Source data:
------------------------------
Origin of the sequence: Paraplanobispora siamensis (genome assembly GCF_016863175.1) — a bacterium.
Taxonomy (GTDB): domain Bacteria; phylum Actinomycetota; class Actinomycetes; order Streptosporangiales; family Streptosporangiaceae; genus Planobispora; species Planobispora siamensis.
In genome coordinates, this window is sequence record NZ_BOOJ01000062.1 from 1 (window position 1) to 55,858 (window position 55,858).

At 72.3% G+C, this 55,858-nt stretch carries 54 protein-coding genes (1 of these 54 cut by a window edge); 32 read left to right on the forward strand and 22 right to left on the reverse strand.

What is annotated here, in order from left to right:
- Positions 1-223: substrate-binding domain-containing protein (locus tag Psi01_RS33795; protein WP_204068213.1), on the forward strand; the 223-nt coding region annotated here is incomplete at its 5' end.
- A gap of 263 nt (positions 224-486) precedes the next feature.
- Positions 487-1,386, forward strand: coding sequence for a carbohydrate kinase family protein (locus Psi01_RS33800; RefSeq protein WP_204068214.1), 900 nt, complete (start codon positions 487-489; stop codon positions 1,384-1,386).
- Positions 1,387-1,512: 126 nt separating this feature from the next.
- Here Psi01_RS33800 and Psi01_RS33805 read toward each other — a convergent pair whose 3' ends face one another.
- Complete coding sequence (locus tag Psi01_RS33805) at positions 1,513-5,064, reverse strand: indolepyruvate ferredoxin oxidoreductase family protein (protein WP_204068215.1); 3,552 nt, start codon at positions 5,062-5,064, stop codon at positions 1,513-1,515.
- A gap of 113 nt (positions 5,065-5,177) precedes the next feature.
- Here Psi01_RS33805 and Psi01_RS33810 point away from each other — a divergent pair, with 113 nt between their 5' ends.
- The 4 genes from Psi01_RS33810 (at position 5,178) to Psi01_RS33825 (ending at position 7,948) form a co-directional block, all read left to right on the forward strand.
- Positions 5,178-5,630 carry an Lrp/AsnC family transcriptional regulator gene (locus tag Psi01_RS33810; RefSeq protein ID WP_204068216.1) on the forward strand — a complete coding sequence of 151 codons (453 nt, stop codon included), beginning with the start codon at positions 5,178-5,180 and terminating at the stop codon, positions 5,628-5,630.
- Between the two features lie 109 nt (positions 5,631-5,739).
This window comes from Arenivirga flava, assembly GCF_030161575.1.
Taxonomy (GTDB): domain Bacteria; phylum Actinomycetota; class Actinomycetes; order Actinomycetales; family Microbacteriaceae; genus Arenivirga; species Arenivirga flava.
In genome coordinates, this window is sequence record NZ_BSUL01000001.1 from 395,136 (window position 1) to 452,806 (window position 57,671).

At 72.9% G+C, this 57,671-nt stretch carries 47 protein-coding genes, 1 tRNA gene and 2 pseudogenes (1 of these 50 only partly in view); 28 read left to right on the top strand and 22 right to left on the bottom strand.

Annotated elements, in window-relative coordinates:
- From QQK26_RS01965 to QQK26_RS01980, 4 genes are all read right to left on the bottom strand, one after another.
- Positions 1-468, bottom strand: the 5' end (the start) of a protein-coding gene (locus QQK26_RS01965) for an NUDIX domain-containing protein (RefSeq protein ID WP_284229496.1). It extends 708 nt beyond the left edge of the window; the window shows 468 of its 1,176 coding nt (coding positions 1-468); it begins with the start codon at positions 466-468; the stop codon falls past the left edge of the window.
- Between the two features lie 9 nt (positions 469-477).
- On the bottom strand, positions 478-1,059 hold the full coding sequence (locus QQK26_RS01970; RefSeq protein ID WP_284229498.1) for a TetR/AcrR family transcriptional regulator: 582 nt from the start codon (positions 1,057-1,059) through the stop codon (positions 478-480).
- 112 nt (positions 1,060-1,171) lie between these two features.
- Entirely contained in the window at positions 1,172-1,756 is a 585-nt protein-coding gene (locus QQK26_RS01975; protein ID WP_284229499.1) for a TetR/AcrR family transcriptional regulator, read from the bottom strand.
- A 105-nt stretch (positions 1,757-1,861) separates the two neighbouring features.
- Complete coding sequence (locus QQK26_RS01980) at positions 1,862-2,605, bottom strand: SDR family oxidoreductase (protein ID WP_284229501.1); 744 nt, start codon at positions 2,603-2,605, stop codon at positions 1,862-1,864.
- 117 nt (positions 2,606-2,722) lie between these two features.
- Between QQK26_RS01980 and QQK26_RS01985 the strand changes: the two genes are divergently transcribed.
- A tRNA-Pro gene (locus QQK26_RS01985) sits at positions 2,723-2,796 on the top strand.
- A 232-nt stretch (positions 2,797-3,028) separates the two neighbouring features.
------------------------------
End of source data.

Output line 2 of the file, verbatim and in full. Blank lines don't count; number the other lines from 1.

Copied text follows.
Taxonomy (GTDB): domain Bacteria; phylum Actinomycetota; class Actinomycetes; order Streptosporangiales; family Streptosporangiaceae; genus Planobispora; species Planobispora siamensis.